Tenute Ballasanti – a new Etna adventure with deep roots
Tenute Ballasanti is a young wine venture, yet one with deep roots. It’s on the eastern slopes of Mount Etna in Sicily, rising above the Ionian Sea.
Some years ago, I wrote about Mount Etna, covering the native grape varieties, unique terroir, and their renaissance in wine growing. The article also addressed the duality of living under one of the world’s most dangerous volcanoes. While the mountain’s constant activity threatens imminent destruction, it also brings abundant life. To discover all those details, you can read them here.
The Etna wine scene is again thriving, attracting new and exciting ventures. An excellent example of this is Tenute Bellasanti.
The eastern slopes
Incessant eruptions have created a micro-mosaic of rugged soils based on primordial lava, pumice and ash. These are of different ages, depths, drainage, fertility and mineral compositions and continue to develop.
Meanwhile, the sheer size of Etna significantly influences the weather and climate. Its eastern slopes are the rainiest and most humid, and thunderheads often build up in summer. However, most rainfall is in winter, while southwest-facing aspects are in a rain shadow.
Constant winds temper summer heat and keep pests and diseases at bay. Altitude is critical, reducing temperatures and offering beneficial diurnal variation.
Grapes are the ideal crop despite the cultivation challenges. And while the upper mountain is barren, the slopes below 2,000 metres have incredible biodiversity; a rich mixture of woods, yellow broom, olives, orchards, prickly pear and Mediterranean scrub.
Etna DOC occupies a ⊃ shaped crescent around the northern, eastern and southern slopes, ranging in altitude between 450 to 1,000 metres. It’s a Goldilocks zone that has recently experienced explosive growth (if you’ll pardon the pun). As a result, the total area under vine in Etna DOC has expanded to 1,184 hectares with 142 Contrade (geographical districts). New vineyard authorisations have been suspended for now. This latest 2022 map* of Etna DOC shows how complex the Etna terroir is.
In addition, there are also high-quality vineyards outside the Etna DOC boundaries. These are often at higher or lower heights or contain grape varieties not authorised by Etna DOC. These areas are usually Sicilia DOC, a more inclusive designation covering the island.
Tenute Ballasanti is a young winery rebranding the former name of Berdivino, owned by Manuela Seminara and Fabio Gualandris. They focus on monovarietal wines made with Carricante (white) and Nerello Mascalese (red), the classic Etna varieties.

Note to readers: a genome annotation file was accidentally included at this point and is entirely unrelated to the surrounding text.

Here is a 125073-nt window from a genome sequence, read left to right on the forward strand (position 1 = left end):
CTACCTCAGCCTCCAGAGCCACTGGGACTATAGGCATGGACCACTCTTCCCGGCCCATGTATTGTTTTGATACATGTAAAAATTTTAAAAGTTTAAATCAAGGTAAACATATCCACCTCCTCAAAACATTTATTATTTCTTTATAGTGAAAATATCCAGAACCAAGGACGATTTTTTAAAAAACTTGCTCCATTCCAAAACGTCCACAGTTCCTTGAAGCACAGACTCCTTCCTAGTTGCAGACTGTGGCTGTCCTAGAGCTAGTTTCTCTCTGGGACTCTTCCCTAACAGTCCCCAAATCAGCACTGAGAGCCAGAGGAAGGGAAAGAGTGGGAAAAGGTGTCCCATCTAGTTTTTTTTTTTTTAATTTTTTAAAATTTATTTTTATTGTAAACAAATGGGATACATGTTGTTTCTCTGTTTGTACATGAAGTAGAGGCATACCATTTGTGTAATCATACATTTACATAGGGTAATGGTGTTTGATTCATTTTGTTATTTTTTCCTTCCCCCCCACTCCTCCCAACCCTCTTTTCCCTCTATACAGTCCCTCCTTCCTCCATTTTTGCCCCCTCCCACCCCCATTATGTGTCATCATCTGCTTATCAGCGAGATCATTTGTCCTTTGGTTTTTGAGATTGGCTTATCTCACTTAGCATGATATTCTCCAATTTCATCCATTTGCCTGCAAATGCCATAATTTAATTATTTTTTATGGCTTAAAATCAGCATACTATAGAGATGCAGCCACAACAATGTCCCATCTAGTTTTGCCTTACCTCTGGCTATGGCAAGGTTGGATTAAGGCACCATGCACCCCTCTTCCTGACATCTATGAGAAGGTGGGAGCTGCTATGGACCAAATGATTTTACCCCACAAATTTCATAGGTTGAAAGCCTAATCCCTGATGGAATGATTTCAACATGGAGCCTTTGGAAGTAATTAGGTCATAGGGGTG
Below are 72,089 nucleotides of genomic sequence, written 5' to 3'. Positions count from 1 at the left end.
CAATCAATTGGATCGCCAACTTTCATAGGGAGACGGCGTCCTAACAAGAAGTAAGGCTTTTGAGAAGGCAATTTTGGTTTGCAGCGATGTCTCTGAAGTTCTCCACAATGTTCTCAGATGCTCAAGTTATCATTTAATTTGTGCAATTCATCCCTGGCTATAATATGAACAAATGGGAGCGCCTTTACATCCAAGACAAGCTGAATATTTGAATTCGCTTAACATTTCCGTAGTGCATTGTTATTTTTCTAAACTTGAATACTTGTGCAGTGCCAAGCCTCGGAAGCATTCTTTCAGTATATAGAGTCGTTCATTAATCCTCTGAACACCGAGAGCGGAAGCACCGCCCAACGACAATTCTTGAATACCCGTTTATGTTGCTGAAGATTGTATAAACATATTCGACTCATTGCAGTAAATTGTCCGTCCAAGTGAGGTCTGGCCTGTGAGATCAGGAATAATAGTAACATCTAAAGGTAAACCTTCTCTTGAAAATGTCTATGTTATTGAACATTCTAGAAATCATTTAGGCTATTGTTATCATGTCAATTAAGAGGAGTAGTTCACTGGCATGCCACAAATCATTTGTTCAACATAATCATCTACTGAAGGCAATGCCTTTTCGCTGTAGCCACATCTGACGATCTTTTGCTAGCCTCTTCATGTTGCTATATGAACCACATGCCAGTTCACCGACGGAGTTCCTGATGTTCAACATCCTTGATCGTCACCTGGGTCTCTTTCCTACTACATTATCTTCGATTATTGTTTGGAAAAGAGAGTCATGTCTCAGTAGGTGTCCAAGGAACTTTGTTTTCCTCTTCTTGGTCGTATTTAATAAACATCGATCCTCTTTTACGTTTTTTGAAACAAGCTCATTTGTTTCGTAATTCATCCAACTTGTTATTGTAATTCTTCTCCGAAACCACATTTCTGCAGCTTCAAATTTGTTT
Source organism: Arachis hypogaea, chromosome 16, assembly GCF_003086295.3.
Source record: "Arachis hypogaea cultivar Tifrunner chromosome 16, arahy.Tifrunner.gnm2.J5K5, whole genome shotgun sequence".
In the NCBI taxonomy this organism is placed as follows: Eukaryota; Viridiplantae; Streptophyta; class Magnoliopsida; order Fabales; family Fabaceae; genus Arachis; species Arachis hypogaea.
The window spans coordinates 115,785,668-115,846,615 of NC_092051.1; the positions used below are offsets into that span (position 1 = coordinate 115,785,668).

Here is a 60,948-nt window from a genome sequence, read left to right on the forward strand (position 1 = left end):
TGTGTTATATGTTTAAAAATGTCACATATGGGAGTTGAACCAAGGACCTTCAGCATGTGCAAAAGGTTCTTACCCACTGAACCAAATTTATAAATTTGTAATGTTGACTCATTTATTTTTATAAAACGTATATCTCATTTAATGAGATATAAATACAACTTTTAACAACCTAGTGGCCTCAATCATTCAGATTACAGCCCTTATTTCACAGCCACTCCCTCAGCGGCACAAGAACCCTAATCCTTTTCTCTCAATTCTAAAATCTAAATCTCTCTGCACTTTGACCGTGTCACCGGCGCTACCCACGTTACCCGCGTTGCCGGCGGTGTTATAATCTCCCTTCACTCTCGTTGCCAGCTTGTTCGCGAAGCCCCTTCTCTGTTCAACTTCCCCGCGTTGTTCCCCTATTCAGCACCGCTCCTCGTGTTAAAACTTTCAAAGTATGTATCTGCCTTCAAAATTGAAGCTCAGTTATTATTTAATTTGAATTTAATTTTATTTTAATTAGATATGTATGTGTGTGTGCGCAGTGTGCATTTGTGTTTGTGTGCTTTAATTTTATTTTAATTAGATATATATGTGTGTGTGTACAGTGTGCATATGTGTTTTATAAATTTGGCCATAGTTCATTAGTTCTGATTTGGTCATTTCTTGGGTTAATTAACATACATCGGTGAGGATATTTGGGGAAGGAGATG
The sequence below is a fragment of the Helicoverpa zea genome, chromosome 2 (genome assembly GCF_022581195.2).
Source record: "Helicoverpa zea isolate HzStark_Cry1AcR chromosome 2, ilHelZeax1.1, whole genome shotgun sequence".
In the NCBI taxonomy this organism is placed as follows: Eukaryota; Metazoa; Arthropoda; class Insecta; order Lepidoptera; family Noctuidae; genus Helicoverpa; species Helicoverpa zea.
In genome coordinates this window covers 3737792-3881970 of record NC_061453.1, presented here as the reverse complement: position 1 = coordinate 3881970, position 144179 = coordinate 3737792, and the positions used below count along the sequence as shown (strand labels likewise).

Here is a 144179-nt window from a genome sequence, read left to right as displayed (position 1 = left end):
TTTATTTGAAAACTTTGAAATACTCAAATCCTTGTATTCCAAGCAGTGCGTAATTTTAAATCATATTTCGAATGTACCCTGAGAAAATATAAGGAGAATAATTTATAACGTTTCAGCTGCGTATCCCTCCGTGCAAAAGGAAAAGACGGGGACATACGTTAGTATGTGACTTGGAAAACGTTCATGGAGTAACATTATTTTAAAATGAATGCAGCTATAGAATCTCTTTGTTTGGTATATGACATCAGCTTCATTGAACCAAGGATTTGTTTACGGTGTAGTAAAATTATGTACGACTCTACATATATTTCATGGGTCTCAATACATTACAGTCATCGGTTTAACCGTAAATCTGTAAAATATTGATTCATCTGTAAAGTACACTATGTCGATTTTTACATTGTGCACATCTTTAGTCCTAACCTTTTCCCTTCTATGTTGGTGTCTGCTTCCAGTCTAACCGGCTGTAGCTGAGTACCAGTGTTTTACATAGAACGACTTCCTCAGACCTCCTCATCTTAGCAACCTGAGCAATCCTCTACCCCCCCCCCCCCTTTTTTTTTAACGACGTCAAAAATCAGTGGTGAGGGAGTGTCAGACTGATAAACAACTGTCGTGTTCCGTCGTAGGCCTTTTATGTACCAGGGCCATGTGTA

Meanwhile, Manuela is Sicilian, while Fabio is an astrophysicist from Bergamo. Manuela’s great-grandfather, Don Lorenzo, carved out their oldest vineyards in Giare. This was in the early 1900s when Etna exported red wine to phylloxera-devastated France. Since then, other local vineyards have been added nearby, in Sant’Alfio, Milo, Piedimonte Etneo and Mascali.
There are currently 5.5 hectares of vines making around 35,000 bottles annually. However, there is another 11 ha still to come on-stream, upping the potential to 120,000 bottles per year.
Their wine philosophy draws on local grapes, organic farming, and tradition to create high-quality monovarietal wines. The winegrowing team combines local knowledge with experience from other parts of Italy. For example, the winemaker, Gianluca Scaglione, is from Piemonte. Tenute Ballasanti is now looking for UK representation for exports. As we shall see, this should be straightforward. Italian retail prices are given as a guide.
Il Tenace, Etna Bianco DOC, 2020. 12.5%. Organic
Il Tenace means “tenacity”, referring to the nature of the vine and those that farm it. While Etna DOC Bianco is often a blend, the best examples are frequently 100% Carricante. These vines are Guyot trained at 700 metres in Contrada Chiusiti (pictured above) at Mascali. The old lava flows here funnel alternating winds; a cold, dry wind from Etna by night and the warmer humid Scirocco from the sea by day.
Caricante is known for its high levels of sharp malic acidity. Some Etna winemakers use secondary, malolactic fermentation to soften this. However, that’s not the case here, where the “malo” is prevented. Maturation is in stainless steel tanks, with subsequent ageing on the fine lees for 3-4 months. This picks up more aroma, flavour and textural complexity. After a natural clarification over winter, it’s bottled under a high-quality DIAM 3 cork.